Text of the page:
The journal Current Microbiology recently published a study that caught Monsanto’s Roundup herbicide’s active ingredient, glyphosate, suppressing beneficial bacteria in poultry specimens. Given that gut health is directly linked to chronic illnesses and overall health, this isn’t exactly welcome news for people who can’t always afford or who lack access to organic, locally grown food.

But it gets worse. While good bacteria died, highly pathogenic bacteria were unaffected by glyphosate. These pathogens include several strains of Salmonella and the class Colstridia, anaerobic bacteria known to be some of the deadliest known to us, including C. tetani (tetanus) and C. botulinum (botulin). Although botulin is used to ease overactive muscles and in Botox, America’s most popular cosmetic procedure, it takes but 75 billionths of a gram to kill someone weighing 75 kg (165 lbs).

“A reduction of beneficial bacteria in the gastrointestinal tract microiota by ingestion of glyphosate could disturb the normal gut bacterial community,” the authors of the study wrote. Glyphosate, they added, “could be a significant predisposing factor that is associated with the increase in Clostridia botulinum-mediated diseases by suppressing the antagonistic effect of these [good] bacteria on clostridia.”
Dangers of Pesticides

This is hardly the first time eyebrows have been raised over glyphosate. The toxic ingredient is also known for causing sterility in men, obesity, and Parkinson’s and related diseases, and not just in field workers of conventional farms but also in locals and animals that drink the groundwater polluted by such establishments.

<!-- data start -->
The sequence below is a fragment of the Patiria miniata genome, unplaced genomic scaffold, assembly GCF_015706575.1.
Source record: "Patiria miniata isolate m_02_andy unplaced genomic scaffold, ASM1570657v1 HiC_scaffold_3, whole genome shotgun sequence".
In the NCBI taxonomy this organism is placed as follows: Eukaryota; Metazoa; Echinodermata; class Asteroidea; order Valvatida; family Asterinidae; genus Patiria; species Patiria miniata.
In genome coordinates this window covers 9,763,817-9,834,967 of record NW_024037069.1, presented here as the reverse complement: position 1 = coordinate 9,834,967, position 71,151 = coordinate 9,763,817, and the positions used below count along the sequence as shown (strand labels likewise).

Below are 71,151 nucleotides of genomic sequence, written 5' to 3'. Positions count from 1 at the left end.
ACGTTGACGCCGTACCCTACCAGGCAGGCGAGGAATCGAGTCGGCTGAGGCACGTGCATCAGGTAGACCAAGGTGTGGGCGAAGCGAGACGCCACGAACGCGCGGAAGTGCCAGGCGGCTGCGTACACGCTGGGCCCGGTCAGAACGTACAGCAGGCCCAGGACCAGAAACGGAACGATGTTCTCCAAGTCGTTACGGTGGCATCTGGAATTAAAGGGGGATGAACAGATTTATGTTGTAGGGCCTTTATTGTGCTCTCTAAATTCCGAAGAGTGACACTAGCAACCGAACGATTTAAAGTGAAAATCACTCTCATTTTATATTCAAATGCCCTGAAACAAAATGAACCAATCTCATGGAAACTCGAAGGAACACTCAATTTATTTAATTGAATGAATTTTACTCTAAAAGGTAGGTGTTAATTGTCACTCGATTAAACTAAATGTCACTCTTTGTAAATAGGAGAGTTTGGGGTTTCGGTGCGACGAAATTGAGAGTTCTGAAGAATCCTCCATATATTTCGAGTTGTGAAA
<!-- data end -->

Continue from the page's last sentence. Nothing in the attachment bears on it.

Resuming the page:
Finally, the researchers also noted that glyphosate can cause bacteria to genetically mutate with chronic exposure. And the food we eat, the animals we eat, and we ourselves are already victims of chronic exposure, which is partially why concentrated animal feeding operations (CAFOs) are today known for being hotbeds of botulism and other pathogens. (Cattle in Ireland have already been victims of botulism thanks to contaminated poultry litter.)
Pesticides and Food Irradiation Not the Answer

To eradicate the problem of food contamination, the Food and Drug Administration recently loosened their grip on the conventional use of food irradiation, allowing now 1.5 Kilograys more than last month to dose poultry. One Kilogray, by the way, offers the same amount of radiation as 2,500,000 chest x-rays. Food radiation by itself is another hotly debated health dilemma and, frankly, a dead end.

That’s because food irradiation doesn’t solve the problem that glyphosate causes direct harm to workers, consumers, animals, and the planet—even the very soil we grow our food in that we find lacking in nutrients of late.

There are simple ways to avoid pesticides in food and overall exposure. Read our updated list of the dirty dozen foods you should always buy organic, plus 15 that are low in pesticide residue.